Despite being at the peak of her fame 80 years ago, Marlene Dietrich is still considered an iconic figure today, almost 30 years after her death. How does one achieve such status that it outlives one’s own self by decades? The answer may be simpler than you had anticipated; it’s all about style. Icons like Marilyn Monroe, Audrey Hepburn, and Judy Garland are all admired today, despite their lives having ended decades ago, as style icons.
Today, we’re going to take a quick look at a few ways to embody that same style in your day-to-day.
Let’s dive right in!
Born in 1901, Dietrich was rising to fame when the other fabulous ladies mentioned above were toddlers, so it’s her we’ll focus on. Undoubtedly influencing those that came after her, Dietrich typified the early-20th-century style icon.
The shorter hairstyles for women came into fashion during Dietrich’s youth, and for her adult life she sported a bob, cut just above the shoulder, and curled to perfection. The exact blonde, 1930s curls that you imagine in your head when you think of a 20th century fashion icon were the blonde curls that Dietrich had. Sometimes, she wore her hair more closely to her head, utilising a finger wave to get a more dramatic look. For Dietrich’s shows – performances she did around Europe during the 1950s – she wore her hair flat to her head to accommodate for her top hat. There are a lot of pictures you can find today to see how Dietrich understands the balance between hairstyle and headwear. You can’t keep the shining curls if you’re going to place a hat over it all, so consider your own balance if you’re thinking of sporting a hat here and there.
A well-curled bob is truly a timeless hairstyle thanks to individuals like Dietrich cementing it into popular culture. Wearing a typical 1940s-style curled bob is a relatively low-maintenance hairstyle, being quick to dry and easy to style. If you’re interested in the styles of mid-century icons like Dietrich and Monroe, it’s definitely the hairstyle for you.
When it comes to fashion, Dietrich was an undisputed icon. Not only did she exemplify fashionable clothing in her time, but she also pushed the boat out where fashion is concerned, wearing trousers and even a full top and tails tuxedo-inspired look. It might not sound like much, but to be wearing what was considered ‘men’s clothes’ in the 1930s and ‘40s was a very bold move.
As you might expect, Dietrich looked every bit as stunning in a top hat and waistcoat as she did in a glittering dress. This gender-experimental fashion was decades ahead of its time, and – compiled with Dietrich’s open relationships with both men and women – has helped cement her as an icon for the LGBTQ+ community in her later life and continuing today after her death.
Although Dietrich’s fashion sense was cutting-edge and cool, it is surprisingly simple to imitate. Dietrich’s outfits pack punch, but they’re quite minimalistic overall. Muted tones like blacks, whites, and greys are often used, along with tailored clothing. Shirts, jackets, and long coats are all utilised to make a close-fitting, angular look, often paired with wide-leg trousers on the bottom half. A believer in shoulder pads and leather, Dietrich embraced the masculine and feminine in equal measure, and it makes for some enviable fashion choices.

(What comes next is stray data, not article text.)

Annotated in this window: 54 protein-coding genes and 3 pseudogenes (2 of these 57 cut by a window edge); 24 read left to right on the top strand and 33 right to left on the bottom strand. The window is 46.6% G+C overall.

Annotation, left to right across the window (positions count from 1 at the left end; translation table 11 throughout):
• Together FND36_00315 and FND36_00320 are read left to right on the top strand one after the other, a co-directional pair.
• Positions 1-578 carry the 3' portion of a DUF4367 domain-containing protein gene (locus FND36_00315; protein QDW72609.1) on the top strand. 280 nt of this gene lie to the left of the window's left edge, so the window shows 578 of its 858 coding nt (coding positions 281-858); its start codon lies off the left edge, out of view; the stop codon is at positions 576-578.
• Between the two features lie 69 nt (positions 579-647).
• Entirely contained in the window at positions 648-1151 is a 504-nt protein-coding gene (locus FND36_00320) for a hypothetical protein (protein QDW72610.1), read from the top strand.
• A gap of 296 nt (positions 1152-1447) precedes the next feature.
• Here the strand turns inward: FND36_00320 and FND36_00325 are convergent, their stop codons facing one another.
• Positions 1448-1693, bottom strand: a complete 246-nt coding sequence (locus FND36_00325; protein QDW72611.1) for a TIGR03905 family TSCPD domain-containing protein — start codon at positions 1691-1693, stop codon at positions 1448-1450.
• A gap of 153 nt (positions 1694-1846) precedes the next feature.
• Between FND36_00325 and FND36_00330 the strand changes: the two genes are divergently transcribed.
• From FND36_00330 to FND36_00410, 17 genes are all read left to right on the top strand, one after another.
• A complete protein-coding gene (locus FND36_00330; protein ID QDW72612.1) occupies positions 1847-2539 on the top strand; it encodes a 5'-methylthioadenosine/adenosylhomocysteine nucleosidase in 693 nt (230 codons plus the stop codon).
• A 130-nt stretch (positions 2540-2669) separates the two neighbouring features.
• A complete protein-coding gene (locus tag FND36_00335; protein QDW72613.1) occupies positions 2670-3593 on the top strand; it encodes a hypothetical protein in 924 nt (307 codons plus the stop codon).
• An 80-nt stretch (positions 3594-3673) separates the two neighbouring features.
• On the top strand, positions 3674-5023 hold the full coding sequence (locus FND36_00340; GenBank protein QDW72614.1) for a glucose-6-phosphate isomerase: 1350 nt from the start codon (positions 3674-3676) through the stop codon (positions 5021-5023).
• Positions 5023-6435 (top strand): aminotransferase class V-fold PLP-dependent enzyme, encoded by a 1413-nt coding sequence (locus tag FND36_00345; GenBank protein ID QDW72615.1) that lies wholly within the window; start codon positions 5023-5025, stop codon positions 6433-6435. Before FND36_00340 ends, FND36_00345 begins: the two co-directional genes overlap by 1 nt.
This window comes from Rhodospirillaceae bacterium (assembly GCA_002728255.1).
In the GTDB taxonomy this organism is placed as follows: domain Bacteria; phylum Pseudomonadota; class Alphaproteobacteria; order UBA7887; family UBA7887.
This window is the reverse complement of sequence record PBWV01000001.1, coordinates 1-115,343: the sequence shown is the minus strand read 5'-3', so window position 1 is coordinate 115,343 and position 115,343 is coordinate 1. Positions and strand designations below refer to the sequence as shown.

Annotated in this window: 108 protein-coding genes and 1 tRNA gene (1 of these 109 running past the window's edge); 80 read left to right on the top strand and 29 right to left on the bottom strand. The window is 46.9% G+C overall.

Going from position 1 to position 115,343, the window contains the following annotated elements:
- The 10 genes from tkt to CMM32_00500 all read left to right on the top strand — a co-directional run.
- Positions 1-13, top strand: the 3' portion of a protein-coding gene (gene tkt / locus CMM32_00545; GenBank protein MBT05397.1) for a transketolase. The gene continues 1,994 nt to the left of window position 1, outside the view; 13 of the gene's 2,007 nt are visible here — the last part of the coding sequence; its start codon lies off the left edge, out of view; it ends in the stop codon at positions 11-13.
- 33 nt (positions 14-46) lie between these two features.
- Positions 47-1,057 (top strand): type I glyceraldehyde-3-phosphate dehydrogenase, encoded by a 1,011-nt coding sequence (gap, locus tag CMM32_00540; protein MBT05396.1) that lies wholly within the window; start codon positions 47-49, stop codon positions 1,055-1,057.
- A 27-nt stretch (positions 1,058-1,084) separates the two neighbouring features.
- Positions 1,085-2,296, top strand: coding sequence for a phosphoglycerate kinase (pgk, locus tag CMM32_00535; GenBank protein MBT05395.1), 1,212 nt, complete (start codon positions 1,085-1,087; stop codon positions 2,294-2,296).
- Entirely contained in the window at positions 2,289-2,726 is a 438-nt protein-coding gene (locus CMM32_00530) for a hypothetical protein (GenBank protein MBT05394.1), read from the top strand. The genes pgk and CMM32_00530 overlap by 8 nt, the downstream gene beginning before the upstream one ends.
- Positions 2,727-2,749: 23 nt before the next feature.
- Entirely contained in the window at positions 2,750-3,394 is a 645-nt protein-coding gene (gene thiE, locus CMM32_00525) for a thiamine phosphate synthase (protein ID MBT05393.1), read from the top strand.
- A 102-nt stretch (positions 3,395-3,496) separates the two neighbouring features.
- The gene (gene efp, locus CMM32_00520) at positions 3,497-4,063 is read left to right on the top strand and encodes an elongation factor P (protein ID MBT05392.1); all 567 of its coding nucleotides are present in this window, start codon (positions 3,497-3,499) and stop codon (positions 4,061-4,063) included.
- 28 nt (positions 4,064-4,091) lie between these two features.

If there was anyone who knew anything about how to accessorise in the mid-1900s, it was Marlene Dietrich. No stranger to jewellery and its various wiles, Dietrich was raised in Berlin in her family’s well-known jewellery and clock-making firm. She had a great respect and admiration for luxury jewellery from an early age, and would become quite the collector in her life.
Luxury brands like Cartier and Van Cleef & Arpels were never far from Dietrich’s wardrobe, but don’t worry, you don’t need to go for the big names to have the same great taste. Reaching stardom in the 1930s, it’s no surprise that Dietrich was an admirer of the Art Deco styles. Art Deco originated in the 1920s but its popularity endures in strong waves even to this day. Focussed around being angular, symmetrical, and architectural in style, Art Deco jewellery was the perfect compliment to the rest of Dietrich’s aesthetics.
Something like Art Deco brooches would make for the perfect testament to Dietrich’s own unique styles, as brooches have the versatility to be worn with almost any outfit. With the more masculine shirt and jacket, a brooch can either be pinned to the lapel, or – for something a little different – it can be worn at the close of the shirt, acting almost as a bejewelled bowtie. With more feminine outfits, the brooch can be worn in the traditional way, just above the breast at either side.
And there you have it; with all these factors considered, you’ll be a monument to everything Dietrich in no time. Although the styles of Marlene Dietrich were popular a long time ago, there’s nothing wrong with looking to the past for some inspiration when you’re trying a new look for yourself. Which element of Dietrich’s style is your favourite?